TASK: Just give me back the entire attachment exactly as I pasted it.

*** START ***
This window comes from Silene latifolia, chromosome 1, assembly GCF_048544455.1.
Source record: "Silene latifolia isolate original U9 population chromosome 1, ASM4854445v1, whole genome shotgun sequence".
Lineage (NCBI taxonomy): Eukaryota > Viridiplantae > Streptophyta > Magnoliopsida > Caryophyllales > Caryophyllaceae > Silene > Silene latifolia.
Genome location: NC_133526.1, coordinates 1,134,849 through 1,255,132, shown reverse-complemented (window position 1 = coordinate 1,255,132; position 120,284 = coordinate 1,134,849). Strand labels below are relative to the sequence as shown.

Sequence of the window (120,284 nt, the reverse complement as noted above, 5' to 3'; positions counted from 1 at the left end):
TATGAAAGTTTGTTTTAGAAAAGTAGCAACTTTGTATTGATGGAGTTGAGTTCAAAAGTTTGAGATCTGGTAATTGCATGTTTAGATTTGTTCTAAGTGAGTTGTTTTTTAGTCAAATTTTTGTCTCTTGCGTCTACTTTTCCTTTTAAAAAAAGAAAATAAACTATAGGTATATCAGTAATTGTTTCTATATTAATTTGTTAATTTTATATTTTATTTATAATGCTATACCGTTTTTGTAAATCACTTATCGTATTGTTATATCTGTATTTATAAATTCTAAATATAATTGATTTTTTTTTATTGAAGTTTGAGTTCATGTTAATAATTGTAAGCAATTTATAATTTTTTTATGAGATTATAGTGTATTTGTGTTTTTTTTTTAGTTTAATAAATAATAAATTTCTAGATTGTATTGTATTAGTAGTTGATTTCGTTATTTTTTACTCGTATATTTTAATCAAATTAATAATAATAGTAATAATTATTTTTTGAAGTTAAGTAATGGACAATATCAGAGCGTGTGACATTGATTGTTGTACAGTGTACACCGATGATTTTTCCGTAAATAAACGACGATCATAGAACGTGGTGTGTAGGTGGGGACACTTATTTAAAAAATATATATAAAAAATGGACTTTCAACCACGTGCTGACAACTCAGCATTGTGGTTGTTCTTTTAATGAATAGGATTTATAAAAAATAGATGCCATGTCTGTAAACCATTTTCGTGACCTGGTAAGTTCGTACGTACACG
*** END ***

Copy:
This window comes from Silene latifolia, chromosome 1, assembly GCF_048544455.1.
Source record: "Silene latifolia isolate original U9 population chromosome 1, ASM4854445v1, whole genome shotgun sequence".
Lineage (NCBI taxonomy): Eukaryota > Viridiplantae > Streptophyta > Magnoliopsida > Caryophyllales > Caryophyllaceae > Silene > Silene latifolia.
Genome location: NC_133526.1, coordinates 1,134,849 through 1,255,132, shown reverse-complemented (window position 1 = coordinate 1,255,132; position 120,284 = coordinate 1,134,849). Strand labels below are relative to the sequence as shown.

Sequence of the window (120,284 nt, the reverse complement as noted above, 5' to 3'; positions counted from 1 at the left end):
TATGAAAGTTTGTTTTAGAAAAGTAGCAACTTTGTATTGATGGAGTTGAGTTCAAAAGTTTGAGATCTGGTAATTGCATGTTTAGATTTGTTCTAAGTGAGTTGTTTTTTAGTCAAATTTTTGTCTCTTGCGTCTACTTTTCCTTTTAAAAAAAGAAAATAAACTATAGGTATATCAGTAATTGTTTCTATATTAATTTGTTAATTTTATATTTTATTTATAATGCTATACCGTTTTTGTAAATCACTTATCGTATTGTTATATCTGTATTTATAAATTCTAAATATAATTGATTTTTTTTTATTGAAGTTTGAGTTCATGTTAATAATTGTAAGCAATTTATAATTTTTTTATGAGATTATAGTGTATTTGTGTTTTTTTTTTAGTTTAATAAATAATAAATTTCTAGATTGTATTGTATTAGTAGTTGATTTCGTTATTTTTTACTCGTATATTTTAATCAAATTAATAATAATAGTAATAATTATTTTTTGAAGTTAAGTAATGGACAATATCAGAGCGTGTGACATTGATTGTTGTACAGTGTACACCGATGATTTTTCCGTAAATAAACGACGATCATAGAACGTGGTGTGTAGGTGGGGACACTTATTTAAAAAATATATATAAAAAATGGACTTTCAACCACGTGCTGACAACTCAGCATTGTGGTTGTTCTTTTAATGAATAGGATTTATAAAAAATAGATGCCATGTCTGTAAACCATTTTCGTGACCTGGTAAGTTCGTACGTACACG